The heirs of Abraham all avoided mixing with the world in spite of natural tendency to assimilate with the world. Joseph, when he brought his family to Egypt urged them to separate themselves by telling the Egyptians they were keepers of cattle, for "every shepherd is an abomination to the Egyptians." (Gen. 46:33, 34) The plan worked. They remained separate. Egyptian bondage ended under the leadership of Moses. With a high hand the Lord brought his people out of Egypt. The deliverance was extraordinary, but as always the responsibilities assumed in dealing with the living God almost turned the deliverance to annihilation. Even before the tables of the Law were delivered, while Moses was in the Mount in face to face communication with the Lord, God interrupted the proceedings to announce his readiness to destroy this people and to make of Moses "a great nation." (Ex. 32:9, 10) Moses' prayer and plea for Israel succeeded in staying the Divine anger and preserved this people.

Moses prevailed in still another great encounter with God. The Divine presence with Israel was becoming a consuming experience. To avoid unnecessary loss of life the Lord offered to send his angel before them into Canaan to secure the land for them, adding, "I will not go up in the midst of thee; lest I consume thee in the way." (Exod. 33:3) in one of Moses' greatest moments he interceded again, saying, "If Thy presence go not with me, carry us not up hence. For wherein now shall it be known that I have found grace in Thy sight, I and Thy people? is it not in that Thou goest with us, so that we are distinguished, I and Thy people, from all the people that are upon the face of the earth? And the Lord said unto Moses, 'I will do this thing also that thou hast spoken.' " This best explains Israel's distinctiveness. It also portends something big.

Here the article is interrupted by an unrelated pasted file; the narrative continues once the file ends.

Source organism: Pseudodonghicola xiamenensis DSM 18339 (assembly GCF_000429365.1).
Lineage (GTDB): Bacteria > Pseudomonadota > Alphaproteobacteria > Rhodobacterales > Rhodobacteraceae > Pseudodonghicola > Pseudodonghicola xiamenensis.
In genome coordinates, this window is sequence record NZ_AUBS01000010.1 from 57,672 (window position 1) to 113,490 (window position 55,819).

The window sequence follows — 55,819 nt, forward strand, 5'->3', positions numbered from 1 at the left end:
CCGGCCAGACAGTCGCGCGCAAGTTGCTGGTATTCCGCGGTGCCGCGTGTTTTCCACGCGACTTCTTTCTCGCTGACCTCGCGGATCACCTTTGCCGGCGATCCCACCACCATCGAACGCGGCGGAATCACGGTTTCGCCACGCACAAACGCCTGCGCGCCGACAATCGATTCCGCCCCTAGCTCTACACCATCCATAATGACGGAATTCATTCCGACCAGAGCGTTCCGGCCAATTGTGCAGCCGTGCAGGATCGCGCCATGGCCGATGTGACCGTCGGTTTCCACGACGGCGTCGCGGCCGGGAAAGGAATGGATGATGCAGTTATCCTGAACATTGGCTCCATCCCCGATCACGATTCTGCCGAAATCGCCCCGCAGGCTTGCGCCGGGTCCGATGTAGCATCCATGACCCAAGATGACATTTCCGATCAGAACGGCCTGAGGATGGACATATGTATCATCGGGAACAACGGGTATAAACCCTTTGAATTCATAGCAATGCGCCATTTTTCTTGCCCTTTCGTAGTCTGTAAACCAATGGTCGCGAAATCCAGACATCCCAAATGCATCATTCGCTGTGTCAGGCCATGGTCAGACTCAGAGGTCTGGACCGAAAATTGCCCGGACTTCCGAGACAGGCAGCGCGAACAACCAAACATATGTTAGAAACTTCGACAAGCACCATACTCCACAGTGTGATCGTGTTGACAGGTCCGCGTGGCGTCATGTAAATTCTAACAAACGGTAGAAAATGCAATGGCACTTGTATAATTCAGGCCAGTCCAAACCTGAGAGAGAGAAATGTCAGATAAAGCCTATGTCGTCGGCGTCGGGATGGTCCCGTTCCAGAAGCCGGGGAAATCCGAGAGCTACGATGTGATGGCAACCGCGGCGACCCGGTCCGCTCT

Under Joshua's leadership the land of promise became a reality. The land was taken and during the favorable period of the judges of Israel they carried on the experiment of living by the Law of Moses—with some success and some failure. There is much to be commended about this period in Israel's history. The most powerful statement is made by the Lord—"I will restore thy judges as at the first, and thy counsellors as at the beginning; afterward thou shalt be called The city of righteousness." (Isa. 1:26) The experiment under the judges emphasized individual responsibility in keeping the Law—the higher form of government, self-government.

The reign of kings was the era of compatibility with the environment. It brought the gains and losses occasioned by centralized government. It tended to the rule of the individual, where power corrupts, and weakened the rule of the Law. But Israel could not escape the consequences of such a system. Every man must bear his own scepter! Why does the human heart seek to avoid its freedom and responsibility to rule? While Israel did rise to prominence among the nations, reaching its zenith of glory under Solomon, yet it was this very moment the Lord committed the nation to a division. (See I Kings I 1: 13) The divine decision to divide the kingdom into two parts led to the decline and fall of this nation. The two-tribe kingdom endured the longer, but it became a vassal state and finally came its dispersion under Rome. All of this had been foretold.

"Her Time of Service is Accomplished"

Israel's history covers two periods of time each of equal length. The first period began at the death of Jacob. Starting there, the people of Israel enjoyed God's favor although mixed with punishment. For 1845 years God blessed them when they served him faithfully. When they sinned and turned toward evil, He punished them. When they repented He once more freely received them. But Jeremiah warned of a time in which they would be punished without national favor. "Therefore will I cast you out of this land into a land that ye have not known, neither ye nor your fathers; and there shall ye serve other gods day and night; forasmuch as I will show you no favor." (Jer. 16:13)